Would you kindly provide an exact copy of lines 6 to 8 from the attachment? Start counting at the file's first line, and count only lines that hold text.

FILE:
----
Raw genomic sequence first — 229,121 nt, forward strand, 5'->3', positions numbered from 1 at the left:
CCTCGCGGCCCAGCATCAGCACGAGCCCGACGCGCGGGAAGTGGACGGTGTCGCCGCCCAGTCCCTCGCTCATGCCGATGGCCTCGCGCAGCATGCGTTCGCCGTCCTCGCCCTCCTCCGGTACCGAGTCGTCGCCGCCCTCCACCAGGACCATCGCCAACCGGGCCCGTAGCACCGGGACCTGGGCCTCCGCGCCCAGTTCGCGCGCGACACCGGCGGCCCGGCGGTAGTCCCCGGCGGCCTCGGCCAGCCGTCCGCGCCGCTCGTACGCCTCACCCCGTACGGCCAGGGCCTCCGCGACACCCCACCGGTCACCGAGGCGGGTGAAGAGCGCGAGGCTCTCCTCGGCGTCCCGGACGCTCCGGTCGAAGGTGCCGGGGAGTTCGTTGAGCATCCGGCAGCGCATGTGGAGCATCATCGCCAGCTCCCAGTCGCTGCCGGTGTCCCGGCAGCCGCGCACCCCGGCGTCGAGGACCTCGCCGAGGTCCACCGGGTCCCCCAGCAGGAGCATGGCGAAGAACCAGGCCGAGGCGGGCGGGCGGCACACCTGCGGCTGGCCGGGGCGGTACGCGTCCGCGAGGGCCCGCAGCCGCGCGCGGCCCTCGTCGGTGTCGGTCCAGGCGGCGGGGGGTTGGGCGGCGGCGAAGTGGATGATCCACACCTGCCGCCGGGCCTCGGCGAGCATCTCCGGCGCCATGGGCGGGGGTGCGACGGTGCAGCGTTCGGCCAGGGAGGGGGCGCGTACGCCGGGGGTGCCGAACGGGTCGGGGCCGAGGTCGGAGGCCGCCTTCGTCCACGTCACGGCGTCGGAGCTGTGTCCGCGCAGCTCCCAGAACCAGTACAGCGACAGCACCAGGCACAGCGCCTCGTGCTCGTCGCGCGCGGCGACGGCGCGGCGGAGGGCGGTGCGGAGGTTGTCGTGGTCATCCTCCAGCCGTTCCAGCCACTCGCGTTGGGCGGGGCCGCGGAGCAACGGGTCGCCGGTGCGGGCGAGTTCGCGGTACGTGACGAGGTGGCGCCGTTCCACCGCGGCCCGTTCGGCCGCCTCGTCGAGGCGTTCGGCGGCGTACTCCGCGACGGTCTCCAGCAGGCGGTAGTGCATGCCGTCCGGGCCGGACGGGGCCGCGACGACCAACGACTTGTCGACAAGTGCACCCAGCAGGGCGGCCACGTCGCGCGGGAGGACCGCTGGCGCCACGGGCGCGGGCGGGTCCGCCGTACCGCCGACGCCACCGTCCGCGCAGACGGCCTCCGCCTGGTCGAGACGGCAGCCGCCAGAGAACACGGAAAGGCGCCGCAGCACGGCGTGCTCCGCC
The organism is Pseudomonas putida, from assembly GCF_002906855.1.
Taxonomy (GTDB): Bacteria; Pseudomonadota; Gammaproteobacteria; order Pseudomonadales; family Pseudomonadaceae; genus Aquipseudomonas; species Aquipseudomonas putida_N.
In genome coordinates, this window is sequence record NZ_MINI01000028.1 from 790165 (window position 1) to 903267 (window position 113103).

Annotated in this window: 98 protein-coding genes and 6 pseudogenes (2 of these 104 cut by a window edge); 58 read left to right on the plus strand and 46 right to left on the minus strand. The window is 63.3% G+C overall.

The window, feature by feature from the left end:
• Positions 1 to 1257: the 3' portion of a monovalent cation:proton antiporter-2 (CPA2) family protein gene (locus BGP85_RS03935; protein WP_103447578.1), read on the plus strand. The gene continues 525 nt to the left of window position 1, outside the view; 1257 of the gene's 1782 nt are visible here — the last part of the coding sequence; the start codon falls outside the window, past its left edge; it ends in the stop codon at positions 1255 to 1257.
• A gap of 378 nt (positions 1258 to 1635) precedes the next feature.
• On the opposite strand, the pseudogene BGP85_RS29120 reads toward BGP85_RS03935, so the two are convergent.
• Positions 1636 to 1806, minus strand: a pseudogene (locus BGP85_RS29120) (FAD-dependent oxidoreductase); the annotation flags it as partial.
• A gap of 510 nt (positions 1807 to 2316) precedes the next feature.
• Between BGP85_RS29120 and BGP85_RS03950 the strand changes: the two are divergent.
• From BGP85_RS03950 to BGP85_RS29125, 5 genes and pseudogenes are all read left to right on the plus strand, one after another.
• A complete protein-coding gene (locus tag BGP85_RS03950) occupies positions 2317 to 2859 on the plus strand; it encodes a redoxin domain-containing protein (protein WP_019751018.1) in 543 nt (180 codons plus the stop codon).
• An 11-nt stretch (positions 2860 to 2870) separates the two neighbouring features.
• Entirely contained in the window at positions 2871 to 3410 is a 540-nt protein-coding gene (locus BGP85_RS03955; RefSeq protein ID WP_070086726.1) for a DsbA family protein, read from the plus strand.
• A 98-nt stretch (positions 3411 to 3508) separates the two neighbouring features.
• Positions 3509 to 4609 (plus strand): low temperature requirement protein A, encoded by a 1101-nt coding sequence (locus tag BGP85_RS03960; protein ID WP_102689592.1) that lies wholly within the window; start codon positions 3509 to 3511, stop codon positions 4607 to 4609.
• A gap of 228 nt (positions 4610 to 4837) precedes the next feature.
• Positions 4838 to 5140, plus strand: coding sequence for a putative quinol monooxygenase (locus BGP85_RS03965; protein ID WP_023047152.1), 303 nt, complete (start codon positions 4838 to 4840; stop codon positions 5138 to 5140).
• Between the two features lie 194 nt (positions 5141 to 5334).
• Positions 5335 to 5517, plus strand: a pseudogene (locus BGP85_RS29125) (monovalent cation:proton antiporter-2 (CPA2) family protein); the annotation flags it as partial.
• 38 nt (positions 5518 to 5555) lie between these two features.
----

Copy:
Annotated in this window: 98 protein-coding genes and 6 pseudogenes (2 of these 104 cut by a window edge); 58 read left to right on the plus strand and 46 right to left on the minus strand. The window is 63.3% G+C overall.

The window, feature by feature from the left end:
• Positions 1 to 1257: the 3' portion of a monovalent cation:proton antiporter-2 (CPA2) family protein gene (locus BGP85_RS03935; protein WP_103447578.1), read on the plus strand. The gene continues 525 nt to the left of window position 1, outside the view; 1257 of the gene's 1782 nt are visible here — the last part of the coding sequence; the start codon falls outside the window, past its left edge; it ends in the stop codon at positions 1255 to 1257.